Djokovic did not hit a lot of 1st serves in play when he faced break point, but his performance on 2nd serve under that pressure was remarkable – he won 10 of the 11 break points he had to play on his 2nd serve – the only one he lost was when he was serving for the match leading 5-2 in the 4th set.



For more U. S. Open 2015 commentary by the numbers, follow #GameChangersIBM on Twitter

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September, 12th 2015



Djokovic vs. Federer

Djokovic Highlights:

  • Great serving – 64% 1sts serves in play – 78% 1st serve points won – 64% 2nd serve points won
  • Strong return game – 74% returns in play – 36% won returning 1st serves – 56% won returning 2nd serves – 35 breaks in 68 return games (41%)
  • 59 forehand winners – 34 backhand winners (but 63 backhand unforced errors)


Federer Highlights:

  • Almost flawless serving – held 80 of 82 service games – 65% 1st serves in play – 82% 1st serve points won – 61% 2nd serve points won
  • Strong return game – won 38% returning 1st serves – 52% returning 2nd serves – broke serve 29 times in 79 return games (37%)
  • Great balance from the backcourt – 59 forehand winners – 44 backhand winners



Federer leads their head to head 21-20 having won 3 of their last 4 meetings on hard courts.  Federer defeated Djokovic in their last meeting last month in Cincinnati.  These are the two best players in the world playing their best tennis.  The surface helps Federer’s aggressive game and his much improved backhand gives him hope that he can claim his 6th US Open title.  Both players have been dominant on serve and the challenge as always for Federer in this matchup will be to withstand Djokovic’s return pressure and apply pressure when Djokovic is serving.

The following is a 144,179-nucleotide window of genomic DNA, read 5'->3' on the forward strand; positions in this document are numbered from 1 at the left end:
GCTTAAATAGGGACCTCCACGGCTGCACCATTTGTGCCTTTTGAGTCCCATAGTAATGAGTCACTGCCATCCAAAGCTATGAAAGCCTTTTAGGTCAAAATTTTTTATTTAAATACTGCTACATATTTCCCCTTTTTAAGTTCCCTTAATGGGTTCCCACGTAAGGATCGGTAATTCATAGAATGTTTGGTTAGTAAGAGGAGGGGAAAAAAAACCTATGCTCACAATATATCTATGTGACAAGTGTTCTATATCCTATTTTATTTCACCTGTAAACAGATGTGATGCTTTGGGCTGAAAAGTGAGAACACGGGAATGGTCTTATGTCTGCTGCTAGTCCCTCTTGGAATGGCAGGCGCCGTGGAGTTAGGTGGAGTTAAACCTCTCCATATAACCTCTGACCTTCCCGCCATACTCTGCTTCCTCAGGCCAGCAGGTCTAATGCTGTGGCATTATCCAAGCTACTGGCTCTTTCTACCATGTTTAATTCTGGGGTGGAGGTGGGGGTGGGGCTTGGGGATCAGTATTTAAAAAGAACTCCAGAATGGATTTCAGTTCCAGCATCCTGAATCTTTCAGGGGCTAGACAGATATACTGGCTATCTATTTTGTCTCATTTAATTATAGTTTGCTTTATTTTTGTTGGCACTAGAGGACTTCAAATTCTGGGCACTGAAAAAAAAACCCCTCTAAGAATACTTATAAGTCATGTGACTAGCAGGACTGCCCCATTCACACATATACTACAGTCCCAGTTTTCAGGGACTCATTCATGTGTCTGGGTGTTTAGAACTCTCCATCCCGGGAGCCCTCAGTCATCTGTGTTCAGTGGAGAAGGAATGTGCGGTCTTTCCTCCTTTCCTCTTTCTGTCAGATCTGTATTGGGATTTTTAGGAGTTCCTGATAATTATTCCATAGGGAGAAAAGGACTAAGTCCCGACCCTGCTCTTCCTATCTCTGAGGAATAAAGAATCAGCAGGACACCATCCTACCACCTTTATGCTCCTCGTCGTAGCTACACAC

Federer will need to apply consistent pressure on Djokovic from the ground as well.  Nishikori defeated Djokovic here last year by taking the ball early and taking time away from Djokovic.  Federer has been doing that very well in his early round matches and will need to continue to take the ball on the rise and hit out on his backhand to keep Djokovic on the defensive.  1st serves in play is usually a key in this matchup as both players excel behind their first serves.  Both have been effective returning 2nd serves and that’s a strength for Djokovic.

Federer came into the Wimbledon final this year having lost serve just once, but his serve just couldn’t stand up to the pressure of Djokovic’s return and Roger wasn’t able to exert enough pressure on Djokovic’s serve. In Cincinnati Federer did not face a break point and it was Djokovic under constant pressure.  So we’ve got one of the greatest aggressive players in Federer against one of the greatest defenders in Djokovic.  Should be another classic.

Screen Shot 2015-09-13 at 2.35.40 AM


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Flavia Pennetta claimed her first Grand Slam singles title with a 7-6, 6-2 victory over Roberta Vinci in 1 hour 33 minutes.  Pennetta was able to handle the low bouncing slice and the net rushing style of Vinci much better than Serena Williams did in the semifinals.  Pennetta’s defense was strong, holding Vinci to just 15 of 30 points on net approaches.  Pennetta showed her doubles skills winning 16 of 20 when she came in.

Pennetta started slowly, showing nerves and making mistakes which kept the first set close (Pennetta hit 17 winners and made 19 unforced errors in the 1st set), but she cleaned up her game in the 2nd set (11 winners and just 3 unforced errors).  Vinci struggled to find the form that took her to victory over world number 1 Serena Williams just 24 hours earlier.  Playing against an opponent who moved much better than Serena, Vinci’s low slice and angled approaches didn’t create the same results.  Vinci had 10 winners and made 20 unforced errors in the first set, 11 winners and 10 unforced in the second set, but that improvement couldn’t keep pace with how well Pennetta played as the match progressed.